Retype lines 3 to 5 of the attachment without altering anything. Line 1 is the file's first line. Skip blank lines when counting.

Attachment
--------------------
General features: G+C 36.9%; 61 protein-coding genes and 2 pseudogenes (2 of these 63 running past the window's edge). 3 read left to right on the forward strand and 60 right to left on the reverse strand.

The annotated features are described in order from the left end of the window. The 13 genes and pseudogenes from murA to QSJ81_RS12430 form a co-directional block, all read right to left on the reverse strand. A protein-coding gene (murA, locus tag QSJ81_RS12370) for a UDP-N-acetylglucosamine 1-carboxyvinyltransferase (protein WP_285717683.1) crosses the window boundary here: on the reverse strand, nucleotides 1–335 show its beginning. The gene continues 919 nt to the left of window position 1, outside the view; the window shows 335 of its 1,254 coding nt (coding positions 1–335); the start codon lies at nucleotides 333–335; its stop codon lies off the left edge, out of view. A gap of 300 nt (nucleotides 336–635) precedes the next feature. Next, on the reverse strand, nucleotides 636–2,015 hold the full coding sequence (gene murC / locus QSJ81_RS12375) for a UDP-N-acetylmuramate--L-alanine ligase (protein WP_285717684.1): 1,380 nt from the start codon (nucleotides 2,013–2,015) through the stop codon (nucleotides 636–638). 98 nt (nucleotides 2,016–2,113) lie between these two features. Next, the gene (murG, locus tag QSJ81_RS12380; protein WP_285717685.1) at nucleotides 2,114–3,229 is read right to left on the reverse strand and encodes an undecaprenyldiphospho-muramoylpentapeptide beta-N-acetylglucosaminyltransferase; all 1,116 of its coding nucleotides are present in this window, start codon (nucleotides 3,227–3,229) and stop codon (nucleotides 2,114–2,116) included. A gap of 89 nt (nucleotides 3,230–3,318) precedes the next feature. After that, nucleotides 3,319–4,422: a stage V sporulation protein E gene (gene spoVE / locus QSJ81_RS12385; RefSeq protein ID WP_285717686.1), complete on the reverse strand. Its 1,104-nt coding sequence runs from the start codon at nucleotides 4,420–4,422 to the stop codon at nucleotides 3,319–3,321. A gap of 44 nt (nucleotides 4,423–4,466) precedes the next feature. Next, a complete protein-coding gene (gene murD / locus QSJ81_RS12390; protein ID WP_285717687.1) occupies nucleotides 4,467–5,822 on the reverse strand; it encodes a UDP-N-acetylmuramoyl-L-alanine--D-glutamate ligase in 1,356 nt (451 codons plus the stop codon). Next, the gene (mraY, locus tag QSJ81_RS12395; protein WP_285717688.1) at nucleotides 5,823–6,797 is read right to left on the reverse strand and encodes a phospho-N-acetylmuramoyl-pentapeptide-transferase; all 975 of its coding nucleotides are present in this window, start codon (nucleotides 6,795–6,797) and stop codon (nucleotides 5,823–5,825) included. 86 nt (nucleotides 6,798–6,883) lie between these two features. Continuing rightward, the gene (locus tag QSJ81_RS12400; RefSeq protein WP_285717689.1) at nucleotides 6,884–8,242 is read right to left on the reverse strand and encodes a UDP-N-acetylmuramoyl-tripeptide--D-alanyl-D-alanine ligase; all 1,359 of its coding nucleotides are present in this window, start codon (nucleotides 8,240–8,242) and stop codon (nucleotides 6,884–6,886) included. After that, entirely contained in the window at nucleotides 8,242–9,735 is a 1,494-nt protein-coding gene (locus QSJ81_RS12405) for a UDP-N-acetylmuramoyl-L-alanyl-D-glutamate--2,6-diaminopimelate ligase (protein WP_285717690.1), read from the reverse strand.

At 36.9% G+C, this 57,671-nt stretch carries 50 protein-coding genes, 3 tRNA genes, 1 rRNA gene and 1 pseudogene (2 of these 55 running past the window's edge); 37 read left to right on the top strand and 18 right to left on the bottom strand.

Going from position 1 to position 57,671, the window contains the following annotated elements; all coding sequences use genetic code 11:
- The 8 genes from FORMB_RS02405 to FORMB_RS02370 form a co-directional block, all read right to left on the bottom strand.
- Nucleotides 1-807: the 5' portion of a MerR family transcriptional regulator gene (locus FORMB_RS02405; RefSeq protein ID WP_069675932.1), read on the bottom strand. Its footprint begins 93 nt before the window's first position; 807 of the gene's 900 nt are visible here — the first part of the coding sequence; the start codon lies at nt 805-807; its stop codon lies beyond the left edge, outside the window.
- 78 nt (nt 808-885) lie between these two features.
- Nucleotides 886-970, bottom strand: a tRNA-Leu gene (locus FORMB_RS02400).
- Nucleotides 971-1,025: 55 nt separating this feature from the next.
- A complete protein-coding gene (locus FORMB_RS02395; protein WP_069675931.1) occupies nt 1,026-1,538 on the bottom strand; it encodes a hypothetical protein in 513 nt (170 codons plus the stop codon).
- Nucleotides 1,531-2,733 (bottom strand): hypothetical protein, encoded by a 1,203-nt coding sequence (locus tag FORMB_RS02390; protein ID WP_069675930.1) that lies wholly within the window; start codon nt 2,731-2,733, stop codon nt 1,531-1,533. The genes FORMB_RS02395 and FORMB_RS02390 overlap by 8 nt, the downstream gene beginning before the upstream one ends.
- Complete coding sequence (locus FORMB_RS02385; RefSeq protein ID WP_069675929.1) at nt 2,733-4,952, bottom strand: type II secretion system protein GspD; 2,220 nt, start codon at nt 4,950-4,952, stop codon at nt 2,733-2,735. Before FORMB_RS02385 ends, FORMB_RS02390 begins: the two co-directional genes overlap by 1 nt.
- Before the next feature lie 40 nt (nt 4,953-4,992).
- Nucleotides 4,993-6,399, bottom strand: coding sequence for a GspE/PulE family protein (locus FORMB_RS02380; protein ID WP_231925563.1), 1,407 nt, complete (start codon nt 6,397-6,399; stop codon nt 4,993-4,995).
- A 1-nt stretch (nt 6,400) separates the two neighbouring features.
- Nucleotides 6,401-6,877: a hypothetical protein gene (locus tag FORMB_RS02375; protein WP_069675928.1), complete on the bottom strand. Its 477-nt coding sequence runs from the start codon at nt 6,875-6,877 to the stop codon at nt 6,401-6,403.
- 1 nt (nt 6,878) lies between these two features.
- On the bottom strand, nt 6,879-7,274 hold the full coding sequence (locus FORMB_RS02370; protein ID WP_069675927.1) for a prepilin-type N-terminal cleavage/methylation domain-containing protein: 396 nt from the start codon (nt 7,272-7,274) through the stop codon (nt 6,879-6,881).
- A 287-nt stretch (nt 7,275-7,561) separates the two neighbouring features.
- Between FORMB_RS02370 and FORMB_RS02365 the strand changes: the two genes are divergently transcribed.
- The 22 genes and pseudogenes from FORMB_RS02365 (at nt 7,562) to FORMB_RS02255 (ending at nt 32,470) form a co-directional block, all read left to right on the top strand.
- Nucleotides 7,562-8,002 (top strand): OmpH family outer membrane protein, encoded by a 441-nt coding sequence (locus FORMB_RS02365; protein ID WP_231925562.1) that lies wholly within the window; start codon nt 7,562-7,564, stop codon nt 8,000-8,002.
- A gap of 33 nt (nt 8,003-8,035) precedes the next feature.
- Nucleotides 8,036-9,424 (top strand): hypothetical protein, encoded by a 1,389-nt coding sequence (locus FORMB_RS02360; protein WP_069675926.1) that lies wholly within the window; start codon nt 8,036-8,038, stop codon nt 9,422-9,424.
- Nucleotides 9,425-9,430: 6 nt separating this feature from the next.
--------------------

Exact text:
At 36.9% G+C, this 57,671-nt stretch carries 50 protein-coding genes, 3 tRNA genes, 1 rRNA gene and 1 pseudogene (2 of these 55 running past the window's edge); 37 read left to right on the top strand and 18 right to left on the bottom strand.

Going from position 1 to position 57,671, the window contains the following annotated elements; all coding sequences use genetic code 11:
- The 8 genes from FORMB_RS02405 to FORMB_RS02370 form a co-directional block, all read right to left on the bottom strand.